Nick Mayar and his wife, Lillian, have been volunteering with Deltassist for years. Each year, they help sort and hand out toys as part of the agency’s holiday program.
“It just sounded like a perfect fit for us because we were both retired and we were looking for something to make us feel useful again,” Nick said. “It’s very much a local resource, and local citizens are welcome to participate. It ticked all the boxes that we were looking for.”
At Christmas time, Deltassist partners with local service clubs to provide support for hundreds of families and individuals. The social services agency distributes holiday hampers, gives out toys and partners with local businesses for angel trees.
“We hand out angels with toy ideas on them and businesses put them on their tree, and their staff takes an angel and buys the gift and then puts it in the company’s donation box,” said Lisa Pitman, manager of Community and Seniors Services at Deltassist.
Last year, Deltassist helped nearly 1,200 households manage Christmas.
“We’re expecting more this year,” she said. “We have seen such an increase in homelessness. Plus, the cost of groceries has gone up so much that we’ve seen a lot more people come in for emergency food bags.”
Deltassist receives assistance for its Christmas programs from the Empty Stocking Fund, which relies on donations from readers of The Province. Funds collected go to Christmas bureaus and charitable groups throughout the Lower Mainland. Since 2001, the initiative has raised over $7 million.
Volunteers like the Mayars are needed to pack the hampers and staff the toy depot. Lillian, a former critical care nurse at Royal Columbian Hospital, enjoys working the tables at the depot and meeting people. Nick, a retired fleet services manager with Telus, likes to be “more in the background,” fixing or assembling things or locating certain items.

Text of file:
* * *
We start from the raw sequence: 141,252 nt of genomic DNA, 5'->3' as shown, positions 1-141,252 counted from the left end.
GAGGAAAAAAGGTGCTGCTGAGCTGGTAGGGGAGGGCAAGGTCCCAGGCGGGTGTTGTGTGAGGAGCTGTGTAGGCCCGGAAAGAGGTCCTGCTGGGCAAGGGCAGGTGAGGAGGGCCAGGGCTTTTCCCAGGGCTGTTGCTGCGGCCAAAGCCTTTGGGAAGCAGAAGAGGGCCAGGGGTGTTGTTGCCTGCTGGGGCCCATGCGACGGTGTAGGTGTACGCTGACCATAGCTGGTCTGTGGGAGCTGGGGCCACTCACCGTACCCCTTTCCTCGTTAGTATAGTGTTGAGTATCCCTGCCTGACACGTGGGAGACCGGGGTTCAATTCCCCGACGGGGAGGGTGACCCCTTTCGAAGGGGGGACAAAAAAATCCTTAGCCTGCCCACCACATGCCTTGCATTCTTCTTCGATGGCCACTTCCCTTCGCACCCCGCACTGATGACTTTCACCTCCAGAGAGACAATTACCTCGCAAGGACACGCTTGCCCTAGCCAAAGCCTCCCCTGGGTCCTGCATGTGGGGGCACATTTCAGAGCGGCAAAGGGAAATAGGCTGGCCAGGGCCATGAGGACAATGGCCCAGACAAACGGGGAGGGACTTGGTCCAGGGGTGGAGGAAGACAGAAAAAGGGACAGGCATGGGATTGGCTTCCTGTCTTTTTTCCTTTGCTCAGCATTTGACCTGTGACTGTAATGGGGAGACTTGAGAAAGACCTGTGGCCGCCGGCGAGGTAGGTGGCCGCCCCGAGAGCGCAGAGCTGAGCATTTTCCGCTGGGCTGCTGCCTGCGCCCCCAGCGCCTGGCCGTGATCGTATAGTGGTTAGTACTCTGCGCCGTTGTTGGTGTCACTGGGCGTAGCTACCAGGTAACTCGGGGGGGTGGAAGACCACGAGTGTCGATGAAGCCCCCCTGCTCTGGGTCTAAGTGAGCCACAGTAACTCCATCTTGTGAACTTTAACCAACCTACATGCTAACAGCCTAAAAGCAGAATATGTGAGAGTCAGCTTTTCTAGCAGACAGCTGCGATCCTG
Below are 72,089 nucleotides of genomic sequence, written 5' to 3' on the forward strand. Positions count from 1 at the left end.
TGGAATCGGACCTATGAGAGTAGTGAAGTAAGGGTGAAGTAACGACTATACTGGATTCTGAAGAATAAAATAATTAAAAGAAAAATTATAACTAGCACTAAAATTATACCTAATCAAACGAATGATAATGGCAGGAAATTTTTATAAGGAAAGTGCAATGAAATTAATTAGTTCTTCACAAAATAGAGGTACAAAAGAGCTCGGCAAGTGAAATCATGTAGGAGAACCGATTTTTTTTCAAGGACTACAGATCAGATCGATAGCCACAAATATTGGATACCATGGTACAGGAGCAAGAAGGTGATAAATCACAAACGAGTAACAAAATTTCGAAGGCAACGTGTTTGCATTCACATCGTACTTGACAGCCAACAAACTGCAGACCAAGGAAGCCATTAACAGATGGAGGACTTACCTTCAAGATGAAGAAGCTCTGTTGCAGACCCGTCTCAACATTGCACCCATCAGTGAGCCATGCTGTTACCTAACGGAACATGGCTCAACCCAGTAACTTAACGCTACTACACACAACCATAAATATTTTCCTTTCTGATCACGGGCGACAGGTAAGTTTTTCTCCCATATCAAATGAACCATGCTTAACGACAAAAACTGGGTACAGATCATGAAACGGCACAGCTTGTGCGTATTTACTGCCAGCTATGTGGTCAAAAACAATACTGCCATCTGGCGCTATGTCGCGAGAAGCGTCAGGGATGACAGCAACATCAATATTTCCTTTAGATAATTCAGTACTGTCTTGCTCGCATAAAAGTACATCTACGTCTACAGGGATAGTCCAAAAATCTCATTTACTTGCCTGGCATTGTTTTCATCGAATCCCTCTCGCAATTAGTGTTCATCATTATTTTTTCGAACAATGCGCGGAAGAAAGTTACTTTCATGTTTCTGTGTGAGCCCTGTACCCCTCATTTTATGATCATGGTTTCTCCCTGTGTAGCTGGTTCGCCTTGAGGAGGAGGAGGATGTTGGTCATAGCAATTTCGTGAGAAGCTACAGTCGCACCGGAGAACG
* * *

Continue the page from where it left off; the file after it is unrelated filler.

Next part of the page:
The people who come into the toy depot can be “quite overwhelmed,” he said. “They’re not sure what to expect and when they see all these people and this wide variety of toys and games they don’t know where to start, so they need assistance.
“Or you get the person who comes in and you can tell right away that their child has something specific that they’re dreaming of. The satisfaction you get in finding that thing and being able to give it to the person, you’re getting more out of it than they are.”
Another volunteer, Barb Leech, has been helping out at Deltassist for eight or nine years, including handing out toys at the depot.
“It’s very gratifying. I mean these people don’t have very much and some of them have five or six children and they’re given so many toys and puzzles and clothing and stuffed animals and books and stocking stuffers. So they go home with quite a surprising amount of gifts.”
“It’s not a big effort to do something to help somebody,” Mayar said. “I mean, it’s just not hard work compared to the things that everybody there has done in their previous lives. This is a way to keep busy but not stressed. A lot of the volunteers are either retired or close to it. Who else is going be free on a Tuesday, right?”
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